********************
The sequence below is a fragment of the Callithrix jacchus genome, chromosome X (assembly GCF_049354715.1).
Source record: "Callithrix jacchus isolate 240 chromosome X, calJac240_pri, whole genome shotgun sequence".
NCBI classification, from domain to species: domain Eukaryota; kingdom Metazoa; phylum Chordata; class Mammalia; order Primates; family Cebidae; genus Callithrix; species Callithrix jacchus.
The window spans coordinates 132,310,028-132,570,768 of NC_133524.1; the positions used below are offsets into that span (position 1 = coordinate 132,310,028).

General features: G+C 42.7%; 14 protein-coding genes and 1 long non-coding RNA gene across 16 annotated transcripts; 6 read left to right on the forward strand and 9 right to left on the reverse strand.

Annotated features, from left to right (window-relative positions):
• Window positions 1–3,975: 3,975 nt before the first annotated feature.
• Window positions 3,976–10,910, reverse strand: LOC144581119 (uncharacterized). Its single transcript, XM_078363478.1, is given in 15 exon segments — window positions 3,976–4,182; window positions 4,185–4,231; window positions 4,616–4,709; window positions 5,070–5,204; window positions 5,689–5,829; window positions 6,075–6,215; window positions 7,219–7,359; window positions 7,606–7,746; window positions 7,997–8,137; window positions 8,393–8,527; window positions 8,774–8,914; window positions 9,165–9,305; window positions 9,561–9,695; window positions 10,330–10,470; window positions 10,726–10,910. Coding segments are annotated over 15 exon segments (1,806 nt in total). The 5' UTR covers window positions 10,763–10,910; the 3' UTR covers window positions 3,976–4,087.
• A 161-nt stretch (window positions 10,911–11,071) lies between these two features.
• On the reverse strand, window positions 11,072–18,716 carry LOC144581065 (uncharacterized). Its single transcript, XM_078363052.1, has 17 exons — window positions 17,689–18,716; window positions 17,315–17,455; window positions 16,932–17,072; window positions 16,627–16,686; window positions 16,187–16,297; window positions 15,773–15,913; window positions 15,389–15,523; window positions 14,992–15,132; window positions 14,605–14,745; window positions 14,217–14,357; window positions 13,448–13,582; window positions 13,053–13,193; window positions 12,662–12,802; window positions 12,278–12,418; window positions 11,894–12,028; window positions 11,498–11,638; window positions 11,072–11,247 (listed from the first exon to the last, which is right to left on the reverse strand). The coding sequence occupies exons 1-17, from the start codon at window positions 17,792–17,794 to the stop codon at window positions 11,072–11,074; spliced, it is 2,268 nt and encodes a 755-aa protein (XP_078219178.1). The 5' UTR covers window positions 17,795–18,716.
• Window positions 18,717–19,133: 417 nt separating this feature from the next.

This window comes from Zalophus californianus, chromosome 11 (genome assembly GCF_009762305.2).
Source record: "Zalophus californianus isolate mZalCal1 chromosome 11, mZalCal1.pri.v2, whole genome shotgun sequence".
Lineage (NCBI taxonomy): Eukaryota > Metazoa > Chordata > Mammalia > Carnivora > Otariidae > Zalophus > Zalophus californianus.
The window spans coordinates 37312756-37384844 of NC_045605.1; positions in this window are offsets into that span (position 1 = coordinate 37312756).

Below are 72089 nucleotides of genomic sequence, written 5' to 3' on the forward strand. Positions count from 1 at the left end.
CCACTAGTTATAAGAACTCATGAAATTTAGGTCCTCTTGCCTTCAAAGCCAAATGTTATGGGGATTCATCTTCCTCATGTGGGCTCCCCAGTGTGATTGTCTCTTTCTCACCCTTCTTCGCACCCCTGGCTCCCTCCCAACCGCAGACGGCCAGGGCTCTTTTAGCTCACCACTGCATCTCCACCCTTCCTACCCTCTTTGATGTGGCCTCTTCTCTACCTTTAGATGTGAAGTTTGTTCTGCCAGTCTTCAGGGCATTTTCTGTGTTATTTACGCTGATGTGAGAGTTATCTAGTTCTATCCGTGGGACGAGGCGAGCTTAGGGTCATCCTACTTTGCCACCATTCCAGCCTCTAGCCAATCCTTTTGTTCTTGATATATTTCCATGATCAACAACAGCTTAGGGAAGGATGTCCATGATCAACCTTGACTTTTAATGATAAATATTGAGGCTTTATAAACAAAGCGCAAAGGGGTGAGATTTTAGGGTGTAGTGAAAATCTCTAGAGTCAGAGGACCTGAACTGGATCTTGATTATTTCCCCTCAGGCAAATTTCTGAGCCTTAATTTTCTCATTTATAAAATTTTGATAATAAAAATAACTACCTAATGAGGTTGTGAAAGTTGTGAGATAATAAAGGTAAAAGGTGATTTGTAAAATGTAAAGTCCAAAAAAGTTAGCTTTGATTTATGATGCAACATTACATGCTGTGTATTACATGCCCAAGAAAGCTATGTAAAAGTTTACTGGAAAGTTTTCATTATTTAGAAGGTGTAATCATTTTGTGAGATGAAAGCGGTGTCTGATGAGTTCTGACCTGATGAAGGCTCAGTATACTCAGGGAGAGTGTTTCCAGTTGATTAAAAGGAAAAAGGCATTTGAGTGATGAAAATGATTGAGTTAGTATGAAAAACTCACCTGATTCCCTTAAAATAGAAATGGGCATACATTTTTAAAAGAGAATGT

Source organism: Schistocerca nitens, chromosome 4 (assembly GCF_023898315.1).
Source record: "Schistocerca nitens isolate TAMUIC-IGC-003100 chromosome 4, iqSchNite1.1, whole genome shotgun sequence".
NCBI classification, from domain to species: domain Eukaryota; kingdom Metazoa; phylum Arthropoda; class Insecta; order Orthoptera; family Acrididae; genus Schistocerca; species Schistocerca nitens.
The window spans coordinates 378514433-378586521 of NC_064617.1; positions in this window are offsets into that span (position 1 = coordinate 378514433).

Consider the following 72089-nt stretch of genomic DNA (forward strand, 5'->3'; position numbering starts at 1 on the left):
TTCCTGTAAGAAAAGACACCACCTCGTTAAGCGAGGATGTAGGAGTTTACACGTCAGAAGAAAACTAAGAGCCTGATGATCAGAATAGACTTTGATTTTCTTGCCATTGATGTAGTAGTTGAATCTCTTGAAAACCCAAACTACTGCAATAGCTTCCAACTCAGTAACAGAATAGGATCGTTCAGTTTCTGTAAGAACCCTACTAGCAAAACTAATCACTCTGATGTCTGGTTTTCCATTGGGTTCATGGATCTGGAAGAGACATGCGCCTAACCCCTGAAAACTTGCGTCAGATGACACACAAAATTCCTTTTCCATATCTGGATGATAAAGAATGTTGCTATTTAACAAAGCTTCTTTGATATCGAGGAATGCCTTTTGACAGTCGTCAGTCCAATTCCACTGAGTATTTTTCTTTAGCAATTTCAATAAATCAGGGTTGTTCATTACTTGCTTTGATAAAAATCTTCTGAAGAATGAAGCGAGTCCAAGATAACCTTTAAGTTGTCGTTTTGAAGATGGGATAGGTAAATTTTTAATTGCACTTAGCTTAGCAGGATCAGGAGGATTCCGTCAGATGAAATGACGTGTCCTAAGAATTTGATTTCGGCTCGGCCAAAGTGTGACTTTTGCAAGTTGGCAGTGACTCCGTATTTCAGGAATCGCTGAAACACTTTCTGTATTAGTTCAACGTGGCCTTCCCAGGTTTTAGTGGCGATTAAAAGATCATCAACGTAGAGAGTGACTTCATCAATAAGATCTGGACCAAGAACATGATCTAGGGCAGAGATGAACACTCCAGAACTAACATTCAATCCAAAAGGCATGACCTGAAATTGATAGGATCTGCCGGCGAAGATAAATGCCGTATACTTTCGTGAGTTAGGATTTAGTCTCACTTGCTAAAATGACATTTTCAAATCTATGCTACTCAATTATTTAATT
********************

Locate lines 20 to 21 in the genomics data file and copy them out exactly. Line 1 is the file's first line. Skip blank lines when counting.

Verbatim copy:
NCBI classification, from domain to species: domain Eukaryota; kingdom Metazoa; phylum Arthropoda; class Insecta; order Orthoptera; family Acrididae; genus Schistocerca; species Schistocerca nitens.
The window spans coordinates 378514433-378586521 of NC_064617.1; positions in this window are offsets into that span (position 1 = coordinate 378514433).